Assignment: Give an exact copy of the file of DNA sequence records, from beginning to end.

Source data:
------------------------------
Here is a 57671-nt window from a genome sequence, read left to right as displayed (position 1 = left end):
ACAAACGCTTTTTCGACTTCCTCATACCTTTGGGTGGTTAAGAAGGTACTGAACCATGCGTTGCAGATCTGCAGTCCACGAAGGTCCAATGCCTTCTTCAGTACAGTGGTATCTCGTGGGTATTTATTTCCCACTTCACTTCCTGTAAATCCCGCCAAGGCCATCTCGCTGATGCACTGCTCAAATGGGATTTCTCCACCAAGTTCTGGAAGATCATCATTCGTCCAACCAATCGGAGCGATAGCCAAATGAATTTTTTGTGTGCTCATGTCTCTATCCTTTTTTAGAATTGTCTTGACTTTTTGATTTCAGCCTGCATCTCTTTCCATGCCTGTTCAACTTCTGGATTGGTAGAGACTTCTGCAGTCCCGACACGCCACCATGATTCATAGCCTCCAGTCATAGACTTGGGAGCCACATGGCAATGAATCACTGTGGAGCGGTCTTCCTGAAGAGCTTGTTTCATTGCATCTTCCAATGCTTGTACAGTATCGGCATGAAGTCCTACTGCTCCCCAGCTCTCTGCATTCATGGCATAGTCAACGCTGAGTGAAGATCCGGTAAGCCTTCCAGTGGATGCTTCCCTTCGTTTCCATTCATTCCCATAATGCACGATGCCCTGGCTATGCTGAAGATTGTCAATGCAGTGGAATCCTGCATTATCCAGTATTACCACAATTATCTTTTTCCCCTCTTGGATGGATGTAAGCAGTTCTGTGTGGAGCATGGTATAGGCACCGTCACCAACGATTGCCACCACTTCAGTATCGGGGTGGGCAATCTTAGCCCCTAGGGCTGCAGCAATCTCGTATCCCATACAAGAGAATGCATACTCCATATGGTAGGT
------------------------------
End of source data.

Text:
Here is a 57671-nt window from a genome sequence, read left to right as displayed (position 1 = left end):
ACAAACGCTTTTTCGACTTCCTCATACCTTTGGGTGGTTAAGAAGGTACTGAACCATGCGTTGCAGATCTGCAGTCCACGAAGGTCCAATGCCTTCTTCAGTACAGTGGTATCTCGTGGGTATTTATTTCCCACTTCACTTCCTGTAAATCCCGCCAAGGCCATCTCGCTGATGCACTGCTCAAATGGGATTTCTCCACCAAGTTCTGGAAGATCATCATTCGTCCAACCAATCGGAGCGATAGCCAAATGAATTTTTTGTGTGCTCATGTCTCTATCCTTTTTTAGAATTGTCTTGACTTTTTGATTTCAGCCTGCATCTCTTTCCATGCCTGTTCAACTTCTGGATTGGTAGAGACTTCTGCAGTCCCGACACGCCACCATGATTCATAGCCTCCAGTCATAGACTTGGGAGCCACATGGCAATGAATCACTGTGGAGCGGTCTTCCTGAAGAGCTTGTTTCATTGCATCTTCCAATGCTTGTACAGTATCGGCATGAAGTCCTACTGCTCCCCAGCTCTCTGCATTCATGGCATAGTCAACGCTGAGTGAAGATCCGGTAAGCCTTCCAGTGGATGCTTCCCTTCGTTTCCATTCATTCCCATAATGCACGATGCCCTGGCTATGCTGAAGATTGTCAATGCAGTGGAATCCTGCATTATCCAGTATTACCACAATTATCTTTTTCCCCTCTTGGATGGATGTAAGCAGTTCTGTGTGGAGCATGGTATAGGCACCGTCACCAACGATTGCCACCACTTCAGTATCGGGGTGGGCAATCTTAGCCCCTAGGGCTGCAGCAATCTCGTATCCCATACAAGAGAATGCATACTCCATATGGTAGGT